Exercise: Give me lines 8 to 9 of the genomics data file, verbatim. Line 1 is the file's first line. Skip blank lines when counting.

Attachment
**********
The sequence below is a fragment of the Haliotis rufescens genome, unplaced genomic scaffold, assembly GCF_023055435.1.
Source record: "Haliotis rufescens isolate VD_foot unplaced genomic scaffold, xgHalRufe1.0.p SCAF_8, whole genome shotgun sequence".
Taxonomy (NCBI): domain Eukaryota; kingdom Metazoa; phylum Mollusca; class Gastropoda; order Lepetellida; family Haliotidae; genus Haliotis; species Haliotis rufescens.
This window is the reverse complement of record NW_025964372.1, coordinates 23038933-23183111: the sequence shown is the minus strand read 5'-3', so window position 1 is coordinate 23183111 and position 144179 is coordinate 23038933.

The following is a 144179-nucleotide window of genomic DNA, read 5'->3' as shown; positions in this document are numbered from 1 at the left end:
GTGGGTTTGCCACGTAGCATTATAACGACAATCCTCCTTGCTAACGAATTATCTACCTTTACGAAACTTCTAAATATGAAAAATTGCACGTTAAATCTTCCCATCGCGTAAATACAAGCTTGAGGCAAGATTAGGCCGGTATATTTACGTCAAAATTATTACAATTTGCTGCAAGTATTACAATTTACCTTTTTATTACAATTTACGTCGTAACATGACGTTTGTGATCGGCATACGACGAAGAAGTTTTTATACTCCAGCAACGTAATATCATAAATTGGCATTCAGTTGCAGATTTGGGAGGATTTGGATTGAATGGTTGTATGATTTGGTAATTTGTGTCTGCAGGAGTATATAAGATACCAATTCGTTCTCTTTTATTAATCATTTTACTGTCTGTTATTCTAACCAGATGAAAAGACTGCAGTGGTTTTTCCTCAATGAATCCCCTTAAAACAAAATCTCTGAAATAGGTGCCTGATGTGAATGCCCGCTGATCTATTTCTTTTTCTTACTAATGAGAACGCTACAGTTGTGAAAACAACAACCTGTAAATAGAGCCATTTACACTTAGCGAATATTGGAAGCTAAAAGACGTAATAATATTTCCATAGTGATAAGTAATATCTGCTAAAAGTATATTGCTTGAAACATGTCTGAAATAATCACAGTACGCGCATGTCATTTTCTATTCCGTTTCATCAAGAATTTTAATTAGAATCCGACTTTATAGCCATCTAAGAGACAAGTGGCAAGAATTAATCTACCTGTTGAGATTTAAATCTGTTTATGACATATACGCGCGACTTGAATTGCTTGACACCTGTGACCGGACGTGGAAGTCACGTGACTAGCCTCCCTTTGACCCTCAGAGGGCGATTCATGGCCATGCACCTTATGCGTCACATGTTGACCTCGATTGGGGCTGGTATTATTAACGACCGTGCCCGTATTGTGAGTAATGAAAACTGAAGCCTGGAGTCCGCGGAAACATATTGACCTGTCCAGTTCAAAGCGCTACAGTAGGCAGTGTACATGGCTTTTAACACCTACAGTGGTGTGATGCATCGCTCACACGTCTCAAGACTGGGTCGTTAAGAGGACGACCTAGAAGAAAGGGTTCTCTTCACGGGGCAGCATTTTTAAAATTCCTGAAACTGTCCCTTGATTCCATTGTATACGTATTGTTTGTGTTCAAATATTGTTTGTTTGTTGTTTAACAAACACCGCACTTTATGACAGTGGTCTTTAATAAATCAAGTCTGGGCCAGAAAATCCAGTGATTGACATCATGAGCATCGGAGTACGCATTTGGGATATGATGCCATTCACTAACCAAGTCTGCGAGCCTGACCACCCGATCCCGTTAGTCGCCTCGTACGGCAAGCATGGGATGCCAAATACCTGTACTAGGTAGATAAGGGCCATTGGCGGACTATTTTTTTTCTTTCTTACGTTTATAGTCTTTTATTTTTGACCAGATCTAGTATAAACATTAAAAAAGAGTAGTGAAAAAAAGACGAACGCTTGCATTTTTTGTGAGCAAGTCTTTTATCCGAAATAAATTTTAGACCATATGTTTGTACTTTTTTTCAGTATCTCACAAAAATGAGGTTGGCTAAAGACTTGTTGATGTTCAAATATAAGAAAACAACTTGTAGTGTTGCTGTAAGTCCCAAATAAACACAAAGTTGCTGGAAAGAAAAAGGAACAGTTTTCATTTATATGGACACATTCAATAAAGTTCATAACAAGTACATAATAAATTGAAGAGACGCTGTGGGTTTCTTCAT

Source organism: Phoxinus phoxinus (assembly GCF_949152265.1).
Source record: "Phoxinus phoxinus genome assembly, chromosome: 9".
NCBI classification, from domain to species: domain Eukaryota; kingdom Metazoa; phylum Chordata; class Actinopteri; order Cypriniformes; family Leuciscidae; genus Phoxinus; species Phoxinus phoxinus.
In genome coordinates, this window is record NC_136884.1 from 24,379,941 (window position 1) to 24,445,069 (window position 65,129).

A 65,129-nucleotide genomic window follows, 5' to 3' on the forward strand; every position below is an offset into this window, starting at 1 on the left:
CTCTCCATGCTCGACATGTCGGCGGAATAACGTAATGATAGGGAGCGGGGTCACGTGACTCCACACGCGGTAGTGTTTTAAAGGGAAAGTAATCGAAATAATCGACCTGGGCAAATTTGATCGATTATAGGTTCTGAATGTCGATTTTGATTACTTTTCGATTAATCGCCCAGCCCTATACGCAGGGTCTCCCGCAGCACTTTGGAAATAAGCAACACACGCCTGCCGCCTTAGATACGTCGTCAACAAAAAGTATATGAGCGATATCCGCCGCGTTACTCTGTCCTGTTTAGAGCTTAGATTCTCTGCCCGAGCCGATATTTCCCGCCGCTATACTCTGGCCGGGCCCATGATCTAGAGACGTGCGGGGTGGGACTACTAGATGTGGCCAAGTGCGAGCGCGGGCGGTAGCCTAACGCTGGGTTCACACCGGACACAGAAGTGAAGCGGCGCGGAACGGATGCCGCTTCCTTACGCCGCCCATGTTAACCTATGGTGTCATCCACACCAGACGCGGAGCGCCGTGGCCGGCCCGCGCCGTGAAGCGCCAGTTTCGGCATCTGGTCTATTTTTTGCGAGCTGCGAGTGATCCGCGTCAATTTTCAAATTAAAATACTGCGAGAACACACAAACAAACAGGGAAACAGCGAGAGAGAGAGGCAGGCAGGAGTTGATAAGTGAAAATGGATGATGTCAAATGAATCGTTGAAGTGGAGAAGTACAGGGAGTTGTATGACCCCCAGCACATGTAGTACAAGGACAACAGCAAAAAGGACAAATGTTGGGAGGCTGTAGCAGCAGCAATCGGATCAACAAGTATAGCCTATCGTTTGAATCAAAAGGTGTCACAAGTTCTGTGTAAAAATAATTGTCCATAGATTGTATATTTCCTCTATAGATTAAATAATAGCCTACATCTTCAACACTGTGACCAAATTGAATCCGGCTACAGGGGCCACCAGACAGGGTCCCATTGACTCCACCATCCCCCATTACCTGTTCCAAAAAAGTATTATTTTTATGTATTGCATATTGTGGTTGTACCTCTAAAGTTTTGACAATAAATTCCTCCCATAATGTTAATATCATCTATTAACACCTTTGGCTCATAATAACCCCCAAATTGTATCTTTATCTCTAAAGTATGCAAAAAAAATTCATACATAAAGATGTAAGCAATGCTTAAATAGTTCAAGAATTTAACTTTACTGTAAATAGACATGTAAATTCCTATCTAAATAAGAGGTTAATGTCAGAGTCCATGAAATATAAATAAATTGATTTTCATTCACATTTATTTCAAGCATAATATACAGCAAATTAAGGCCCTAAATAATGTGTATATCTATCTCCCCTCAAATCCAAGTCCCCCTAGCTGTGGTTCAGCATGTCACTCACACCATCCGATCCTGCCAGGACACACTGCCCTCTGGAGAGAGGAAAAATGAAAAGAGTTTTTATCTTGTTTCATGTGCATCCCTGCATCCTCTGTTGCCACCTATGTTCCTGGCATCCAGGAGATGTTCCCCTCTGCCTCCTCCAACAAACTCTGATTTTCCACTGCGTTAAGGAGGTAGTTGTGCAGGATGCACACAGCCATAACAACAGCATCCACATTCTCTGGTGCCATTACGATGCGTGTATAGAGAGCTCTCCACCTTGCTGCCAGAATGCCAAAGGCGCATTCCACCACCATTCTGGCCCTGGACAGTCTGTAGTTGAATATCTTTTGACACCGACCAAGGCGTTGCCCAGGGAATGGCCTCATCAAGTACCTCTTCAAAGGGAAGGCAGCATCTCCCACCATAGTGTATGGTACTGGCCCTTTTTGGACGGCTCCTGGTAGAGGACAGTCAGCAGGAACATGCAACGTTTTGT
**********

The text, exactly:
Source record: "Phoxinus phoxinus genome assembly, chromosome: 9".
NCBI classification, from domain to species: domain Eukaryota; kingdom Metazoa; phylum Chordata; class Actinopteri; order Cypriniformes; family Leuciscidae; genus Phoxinus; species Phoxinus phoxinus.